Arctic and Tropical Influence on Extreme Precipitation Events, Atmospheric Rivers, and Associated Isotopic Values in the Western U.S.

Friday, 19 December 2014
Staryl E McCabe-Glynn1, Kathleen R Johnson1, Yuhao Zou1, Jeffrey M Welker2, Courtenay Strong3, Jonathan J Rutz4, Jin-Yi Yu1, Kei Yoshimura5, Scott L Sellars1 and Ashley E Payne1, (1)University of California Irvine, Irvine, CA, United States, (2)University of Alaska Anchorage, Anchorage, AK, United States, (3)University of Utah, Salt Lake City, UT, United States, (4)NOAA, Boulder, CO, United States, (5)Atmosphere and Ocean Research Institute University of Tokyo, Tokyo, Japan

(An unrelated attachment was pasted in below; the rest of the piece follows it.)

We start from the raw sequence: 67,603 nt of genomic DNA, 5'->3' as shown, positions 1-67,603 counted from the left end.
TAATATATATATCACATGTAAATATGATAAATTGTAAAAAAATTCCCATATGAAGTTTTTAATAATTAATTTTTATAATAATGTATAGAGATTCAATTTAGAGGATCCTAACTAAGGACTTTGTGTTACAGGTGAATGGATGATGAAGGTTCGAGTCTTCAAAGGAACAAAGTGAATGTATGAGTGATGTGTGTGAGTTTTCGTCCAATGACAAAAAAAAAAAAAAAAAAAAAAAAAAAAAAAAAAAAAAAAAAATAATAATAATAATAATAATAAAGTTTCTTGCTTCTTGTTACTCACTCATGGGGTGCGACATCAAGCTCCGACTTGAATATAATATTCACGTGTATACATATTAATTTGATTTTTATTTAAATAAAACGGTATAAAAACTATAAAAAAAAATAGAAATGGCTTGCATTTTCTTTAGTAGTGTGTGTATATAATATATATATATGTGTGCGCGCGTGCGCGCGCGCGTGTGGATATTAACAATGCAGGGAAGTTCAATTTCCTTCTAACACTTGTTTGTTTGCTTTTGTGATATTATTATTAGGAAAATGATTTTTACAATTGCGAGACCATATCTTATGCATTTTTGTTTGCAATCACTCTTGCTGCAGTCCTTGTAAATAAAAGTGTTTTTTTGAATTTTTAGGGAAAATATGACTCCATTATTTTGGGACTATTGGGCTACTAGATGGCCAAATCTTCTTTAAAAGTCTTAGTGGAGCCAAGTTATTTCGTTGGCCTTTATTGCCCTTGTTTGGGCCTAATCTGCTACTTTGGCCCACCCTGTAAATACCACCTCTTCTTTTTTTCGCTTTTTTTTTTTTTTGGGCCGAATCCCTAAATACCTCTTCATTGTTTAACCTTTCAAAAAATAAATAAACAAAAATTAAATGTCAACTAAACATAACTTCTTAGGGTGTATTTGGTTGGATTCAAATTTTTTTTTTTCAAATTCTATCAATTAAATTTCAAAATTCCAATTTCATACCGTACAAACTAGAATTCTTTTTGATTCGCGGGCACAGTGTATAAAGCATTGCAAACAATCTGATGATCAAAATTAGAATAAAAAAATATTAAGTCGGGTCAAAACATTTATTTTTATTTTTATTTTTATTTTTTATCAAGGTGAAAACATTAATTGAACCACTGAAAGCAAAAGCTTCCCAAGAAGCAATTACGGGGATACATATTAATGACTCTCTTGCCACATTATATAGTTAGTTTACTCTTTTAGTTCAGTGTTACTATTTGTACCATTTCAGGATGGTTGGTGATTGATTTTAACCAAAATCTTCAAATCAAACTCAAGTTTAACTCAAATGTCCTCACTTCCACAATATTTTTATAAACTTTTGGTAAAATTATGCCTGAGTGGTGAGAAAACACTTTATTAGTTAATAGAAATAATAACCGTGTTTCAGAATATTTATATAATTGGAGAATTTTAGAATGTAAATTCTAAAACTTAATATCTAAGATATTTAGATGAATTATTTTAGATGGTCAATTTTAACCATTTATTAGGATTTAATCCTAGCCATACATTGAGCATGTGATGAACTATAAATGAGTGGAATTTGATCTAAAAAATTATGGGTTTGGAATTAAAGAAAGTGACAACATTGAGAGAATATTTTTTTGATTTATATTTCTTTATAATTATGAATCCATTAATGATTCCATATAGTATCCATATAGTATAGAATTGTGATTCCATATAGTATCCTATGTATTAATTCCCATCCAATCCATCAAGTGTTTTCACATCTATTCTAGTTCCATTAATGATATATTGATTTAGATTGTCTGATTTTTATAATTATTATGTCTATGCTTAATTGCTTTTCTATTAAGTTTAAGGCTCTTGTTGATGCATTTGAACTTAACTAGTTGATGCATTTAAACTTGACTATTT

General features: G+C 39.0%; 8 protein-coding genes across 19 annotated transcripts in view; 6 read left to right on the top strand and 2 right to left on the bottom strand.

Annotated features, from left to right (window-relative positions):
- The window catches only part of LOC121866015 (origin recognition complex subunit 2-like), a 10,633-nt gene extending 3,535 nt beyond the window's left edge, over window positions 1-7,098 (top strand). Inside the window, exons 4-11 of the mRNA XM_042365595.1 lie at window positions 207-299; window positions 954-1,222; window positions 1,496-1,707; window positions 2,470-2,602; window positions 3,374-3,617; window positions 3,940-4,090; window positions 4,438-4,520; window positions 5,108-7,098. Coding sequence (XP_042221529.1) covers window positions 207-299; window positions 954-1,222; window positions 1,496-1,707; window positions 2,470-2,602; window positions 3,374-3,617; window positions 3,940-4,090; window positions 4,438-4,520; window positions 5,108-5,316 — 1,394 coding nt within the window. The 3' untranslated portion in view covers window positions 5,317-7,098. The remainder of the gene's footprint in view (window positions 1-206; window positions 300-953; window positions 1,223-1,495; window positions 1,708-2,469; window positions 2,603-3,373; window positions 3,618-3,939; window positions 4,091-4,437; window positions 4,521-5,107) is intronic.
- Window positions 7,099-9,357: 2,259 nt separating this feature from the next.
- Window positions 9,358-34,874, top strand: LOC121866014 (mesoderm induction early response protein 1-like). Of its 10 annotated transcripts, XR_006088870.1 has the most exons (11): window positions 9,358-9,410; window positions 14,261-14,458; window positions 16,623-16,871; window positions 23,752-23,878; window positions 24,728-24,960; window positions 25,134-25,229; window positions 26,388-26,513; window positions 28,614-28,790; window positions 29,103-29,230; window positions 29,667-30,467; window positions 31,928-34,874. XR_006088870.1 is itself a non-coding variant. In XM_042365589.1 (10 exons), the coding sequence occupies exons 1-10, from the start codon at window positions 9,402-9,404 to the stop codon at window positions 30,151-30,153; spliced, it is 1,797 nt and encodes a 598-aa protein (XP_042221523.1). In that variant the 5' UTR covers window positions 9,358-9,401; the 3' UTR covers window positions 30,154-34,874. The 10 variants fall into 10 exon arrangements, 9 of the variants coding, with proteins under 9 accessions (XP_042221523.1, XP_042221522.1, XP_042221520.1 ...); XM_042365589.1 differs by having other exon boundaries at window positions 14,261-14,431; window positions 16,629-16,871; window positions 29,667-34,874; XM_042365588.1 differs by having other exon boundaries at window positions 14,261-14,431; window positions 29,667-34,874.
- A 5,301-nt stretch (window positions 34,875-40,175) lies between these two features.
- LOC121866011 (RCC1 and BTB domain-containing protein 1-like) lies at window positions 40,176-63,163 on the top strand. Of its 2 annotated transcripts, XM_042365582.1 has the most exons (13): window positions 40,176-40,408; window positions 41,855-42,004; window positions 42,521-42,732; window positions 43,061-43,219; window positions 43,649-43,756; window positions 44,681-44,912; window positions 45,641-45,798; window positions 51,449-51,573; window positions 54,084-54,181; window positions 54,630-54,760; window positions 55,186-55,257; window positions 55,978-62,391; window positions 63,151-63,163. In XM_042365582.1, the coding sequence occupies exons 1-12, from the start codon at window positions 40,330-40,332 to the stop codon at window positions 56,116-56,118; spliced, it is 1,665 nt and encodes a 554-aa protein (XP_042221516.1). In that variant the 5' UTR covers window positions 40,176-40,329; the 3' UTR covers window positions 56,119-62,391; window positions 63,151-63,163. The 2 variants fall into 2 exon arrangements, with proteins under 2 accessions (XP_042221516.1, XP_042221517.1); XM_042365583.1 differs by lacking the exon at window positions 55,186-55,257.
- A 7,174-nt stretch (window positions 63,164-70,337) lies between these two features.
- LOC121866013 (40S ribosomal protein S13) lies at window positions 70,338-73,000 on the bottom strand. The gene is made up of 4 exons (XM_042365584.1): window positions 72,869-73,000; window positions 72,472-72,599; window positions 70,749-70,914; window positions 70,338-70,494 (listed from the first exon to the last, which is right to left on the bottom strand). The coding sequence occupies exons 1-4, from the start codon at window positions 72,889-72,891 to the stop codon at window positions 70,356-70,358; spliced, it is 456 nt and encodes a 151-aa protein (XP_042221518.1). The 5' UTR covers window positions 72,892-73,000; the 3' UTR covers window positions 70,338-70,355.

Extreme precipitation events along the U.S. West Coast can result in major damage and are projected by most climate models to increase in frequency and severity. One of the most prevalent extreme precipitation events that occurs along the west coast of North America are known as 'Atmospheric Rivers' (ARs), whereby extensive fluxes of water vapor are transported from the tropics and/or subtropics, delivering substantial precipitation and contributing to flooding when they encounter mountains. This region is particularly vulnerable to ARs, with 30-50% of annual precipitation in this region occurring from just a few AR events. Because of the tropical and/or subtropical origin of ARs, they can carry unique isotopic properties. Here we present the results of analysis of weekly precipitation data and accompanying isotopic values from Giant Forest, in Sequoia National Park, in the southwestern Sierra Nevada Mountains (36.57° N; 118.78° W; 1921m) from 2001 to 2011. To better characterize these events, we focused on the 10 weeks with the highest precipitation totals (all greater than 150 mm) during the study period. We show that nine of the top ten weeks contain documented 'AR' events and that 90% occurred during the negative phase of the Arctic Oscillation. A comparison of extreme precipitation events across the Western U.S. with several key climate indices demonstrate these events occur most frequently when the negative phase of the Arctic Oscillation is in sync with the negative phase of the El Niño Southern Oscillation (ENSO) and the negative or neutral Pacific North American (PNA) pattern. We also demonstrate that central or eastern Pacific location of ENSO sea surface temperature anomalies can further enhance predictive capabilities of the landfall location of extreme precipitation. Stable isotope results show that extreme precipitation events are characterized by highly variable δ18O (-7.20‰ to -19.27‰), however, we find that more negative δ18O values typically occur during the negative PNA pattern. Finally, we will present the results of data comparison with NCAR-NCEP reanalysis, Hysplit back trajectories, and isotope enabled climate model (IsoGSM) results.